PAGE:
Bill disappointingly gives wide powers to the Government to dilute any of these provisions for its agencies.

In its report last July, the  B N Srikrishna committee, appointed for the purpose of drafting the Data Protection Bill,  noted that the dangers to privacy originate from state and non-state actors. It, therefore, called for exemptions to be “watertight”, “narrow”, and available for use in “limited circumstances”.

A related concern about the Bill is regarding the constitution of the Data Protection Authority of India, which is to monitor and enforce the provisions of the Act. It will be headed by a chairperson and have not more than six whole-time members, all of whom are to be selected by a panel filled with Government nominees. This completely disregards the fact that Government agencies are also regulated under the Act; they are major collectors and processors of data themselves.

The sweeping powers the Bill gives to the Government renders meaningless the gains from the landmark K.S. Puttaswamy vs. Union of India case, which culminated in the recognition that privacy is intrinsic to life and liberty, and therefore a basic right.

That idea of privacy is certainly not reflected in the Bill in its current form.

 

OP-ED PAGE

INTERVIEW: BIBEK DEBROY

WHO IS BIBEK DEBROY?

Chairman of the PM-Economic Advisory Council

SUGGESTIONS GIVEN BY HIM TO IMPROVE THE ECONOMY

FASTER GROWTH IN STATES: If India has to grow faster, the States have to grow faster. If you remove the railways and defence and stuff like that, 90-95% of national income is generated in the States. The data on the States’ GSDP is slightly dated but half the States are growing at less than 6%. You can’t expect India to grow faster than that.

STRUCTURAL REFORMS: are needed in  land, natural resources, labour, privatisation.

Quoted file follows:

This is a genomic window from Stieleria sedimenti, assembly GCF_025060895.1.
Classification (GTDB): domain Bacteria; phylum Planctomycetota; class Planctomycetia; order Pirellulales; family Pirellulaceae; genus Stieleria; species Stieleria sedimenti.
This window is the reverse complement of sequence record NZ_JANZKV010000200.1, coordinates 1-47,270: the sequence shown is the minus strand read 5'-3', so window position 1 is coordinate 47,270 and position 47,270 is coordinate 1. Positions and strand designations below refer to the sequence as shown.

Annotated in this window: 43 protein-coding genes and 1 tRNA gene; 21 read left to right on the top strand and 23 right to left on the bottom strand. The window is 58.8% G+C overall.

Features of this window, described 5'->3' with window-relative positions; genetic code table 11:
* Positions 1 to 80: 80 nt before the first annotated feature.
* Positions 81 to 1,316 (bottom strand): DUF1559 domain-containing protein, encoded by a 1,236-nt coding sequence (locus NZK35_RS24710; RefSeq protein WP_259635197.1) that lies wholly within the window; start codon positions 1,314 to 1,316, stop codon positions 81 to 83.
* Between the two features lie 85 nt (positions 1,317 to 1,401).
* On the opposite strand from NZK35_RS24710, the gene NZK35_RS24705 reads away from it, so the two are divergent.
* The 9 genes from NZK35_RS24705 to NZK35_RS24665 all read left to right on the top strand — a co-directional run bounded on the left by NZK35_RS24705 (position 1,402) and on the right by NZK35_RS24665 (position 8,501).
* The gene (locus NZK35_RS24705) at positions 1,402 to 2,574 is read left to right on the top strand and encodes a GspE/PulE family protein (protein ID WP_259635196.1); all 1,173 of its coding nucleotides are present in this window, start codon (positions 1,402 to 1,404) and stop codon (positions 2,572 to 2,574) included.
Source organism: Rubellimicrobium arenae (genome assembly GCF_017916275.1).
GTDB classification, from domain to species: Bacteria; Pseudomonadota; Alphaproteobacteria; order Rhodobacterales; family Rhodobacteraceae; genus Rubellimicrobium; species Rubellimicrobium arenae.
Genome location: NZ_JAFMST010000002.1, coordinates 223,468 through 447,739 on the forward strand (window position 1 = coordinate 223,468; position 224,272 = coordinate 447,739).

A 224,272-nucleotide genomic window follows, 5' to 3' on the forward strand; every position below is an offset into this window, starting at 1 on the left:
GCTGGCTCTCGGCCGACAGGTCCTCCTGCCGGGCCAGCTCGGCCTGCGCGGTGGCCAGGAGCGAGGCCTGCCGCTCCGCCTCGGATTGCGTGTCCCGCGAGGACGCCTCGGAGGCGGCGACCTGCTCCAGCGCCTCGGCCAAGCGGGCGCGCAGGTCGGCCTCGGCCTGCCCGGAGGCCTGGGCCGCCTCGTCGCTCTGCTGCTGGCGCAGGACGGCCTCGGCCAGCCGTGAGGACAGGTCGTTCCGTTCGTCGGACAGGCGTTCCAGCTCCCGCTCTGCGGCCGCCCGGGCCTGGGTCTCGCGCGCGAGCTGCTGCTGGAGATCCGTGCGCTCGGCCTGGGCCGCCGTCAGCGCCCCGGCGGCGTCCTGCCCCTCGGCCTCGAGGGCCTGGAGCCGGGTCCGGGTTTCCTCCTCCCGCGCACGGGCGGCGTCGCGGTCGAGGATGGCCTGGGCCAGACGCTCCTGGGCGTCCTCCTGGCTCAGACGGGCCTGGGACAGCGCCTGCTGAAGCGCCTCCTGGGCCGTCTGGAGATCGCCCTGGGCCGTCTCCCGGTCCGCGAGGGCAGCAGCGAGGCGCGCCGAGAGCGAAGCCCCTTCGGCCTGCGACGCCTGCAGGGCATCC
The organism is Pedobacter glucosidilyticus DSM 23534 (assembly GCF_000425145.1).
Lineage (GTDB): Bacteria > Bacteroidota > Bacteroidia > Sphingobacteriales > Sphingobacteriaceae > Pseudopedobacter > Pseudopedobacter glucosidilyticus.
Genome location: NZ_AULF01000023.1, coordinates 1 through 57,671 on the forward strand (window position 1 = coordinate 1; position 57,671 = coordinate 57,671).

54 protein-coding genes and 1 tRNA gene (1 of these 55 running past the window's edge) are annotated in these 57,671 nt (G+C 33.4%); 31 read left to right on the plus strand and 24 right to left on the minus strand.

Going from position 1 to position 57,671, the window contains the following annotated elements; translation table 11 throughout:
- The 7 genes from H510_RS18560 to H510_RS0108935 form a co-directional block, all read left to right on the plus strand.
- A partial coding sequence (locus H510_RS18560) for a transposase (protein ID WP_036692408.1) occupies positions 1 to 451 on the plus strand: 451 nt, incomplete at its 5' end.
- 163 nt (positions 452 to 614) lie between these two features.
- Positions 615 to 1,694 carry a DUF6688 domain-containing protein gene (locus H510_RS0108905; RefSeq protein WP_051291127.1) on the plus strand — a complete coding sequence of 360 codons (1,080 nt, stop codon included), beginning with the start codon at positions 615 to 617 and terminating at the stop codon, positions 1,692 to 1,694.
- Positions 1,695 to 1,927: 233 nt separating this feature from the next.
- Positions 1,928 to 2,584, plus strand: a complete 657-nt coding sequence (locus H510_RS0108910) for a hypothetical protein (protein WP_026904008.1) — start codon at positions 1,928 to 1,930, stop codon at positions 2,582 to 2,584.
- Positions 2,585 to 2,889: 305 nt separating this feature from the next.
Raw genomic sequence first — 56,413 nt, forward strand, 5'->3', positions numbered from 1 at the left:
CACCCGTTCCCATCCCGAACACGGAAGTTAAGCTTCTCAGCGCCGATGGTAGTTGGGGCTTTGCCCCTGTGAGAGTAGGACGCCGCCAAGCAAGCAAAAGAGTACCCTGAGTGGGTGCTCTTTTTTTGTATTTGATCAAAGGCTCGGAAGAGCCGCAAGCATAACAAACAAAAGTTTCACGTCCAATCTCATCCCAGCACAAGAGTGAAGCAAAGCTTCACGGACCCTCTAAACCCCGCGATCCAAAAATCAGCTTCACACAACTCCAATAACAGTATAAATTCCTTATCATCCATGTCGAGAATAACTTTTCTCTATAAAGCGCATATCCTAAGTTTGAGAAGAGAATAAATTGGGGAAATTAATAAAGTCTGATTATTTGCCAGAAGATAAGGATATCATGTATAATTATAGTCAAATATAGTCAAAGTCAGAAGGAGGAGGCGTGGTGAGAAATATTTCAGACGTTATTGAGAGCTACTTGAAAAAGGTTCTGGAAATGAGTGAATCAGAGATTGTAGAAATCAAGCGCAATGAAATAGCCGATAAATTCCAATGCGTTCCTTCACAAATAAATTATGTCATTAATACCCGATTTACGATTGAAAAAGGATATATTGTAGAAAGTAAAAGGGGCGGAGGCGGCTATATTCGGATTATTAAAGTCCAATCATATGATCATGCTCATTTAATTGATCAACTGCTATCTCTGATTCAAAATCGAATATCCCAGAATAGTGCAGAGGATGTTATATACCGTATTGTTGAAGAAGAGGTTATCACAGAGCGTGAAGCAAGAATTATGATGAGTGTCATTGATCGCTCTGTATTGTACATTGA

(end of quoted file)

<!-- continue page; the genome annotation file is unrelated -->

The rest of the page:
FISCAL STIMULUS: Sensible fiscal stimulus can only be a reduction in tax rates. Direct taxes have to have an element of progressivity.

GST RATE:  GST should have three rates — a standard rate, a higher rate for ‘luxury items’ and a lower one for merit goods.

 

 

SECOND ARTICLE: RESERVATIONS NEED TO CONTINUE FOR ANGLO INDIANS

WHY IN NEWS?

The Union Cabinet recently approved a proposal to end the constitutional provisions that guarantee the reservation of two seats for the Anglo-Indian community in the Lok Sabha and in State Assemblies.

The decision not to renew this provision was based on the view that the community is doing well and does not need these political reservations.

WHY RESERVATION SHOULD CONTINUE FOR ANGLO- INDIANS?

Based on surveys conducted among people belonging to the community in a number of cities, many Anglo Indians face poor economic and social conditions .

Among the major challenges and problems faced by people of the community, the report observed, the most significant ones related to identity crisis, lack of employment, educational backwardness, lack of proper facilities and cultural erosion.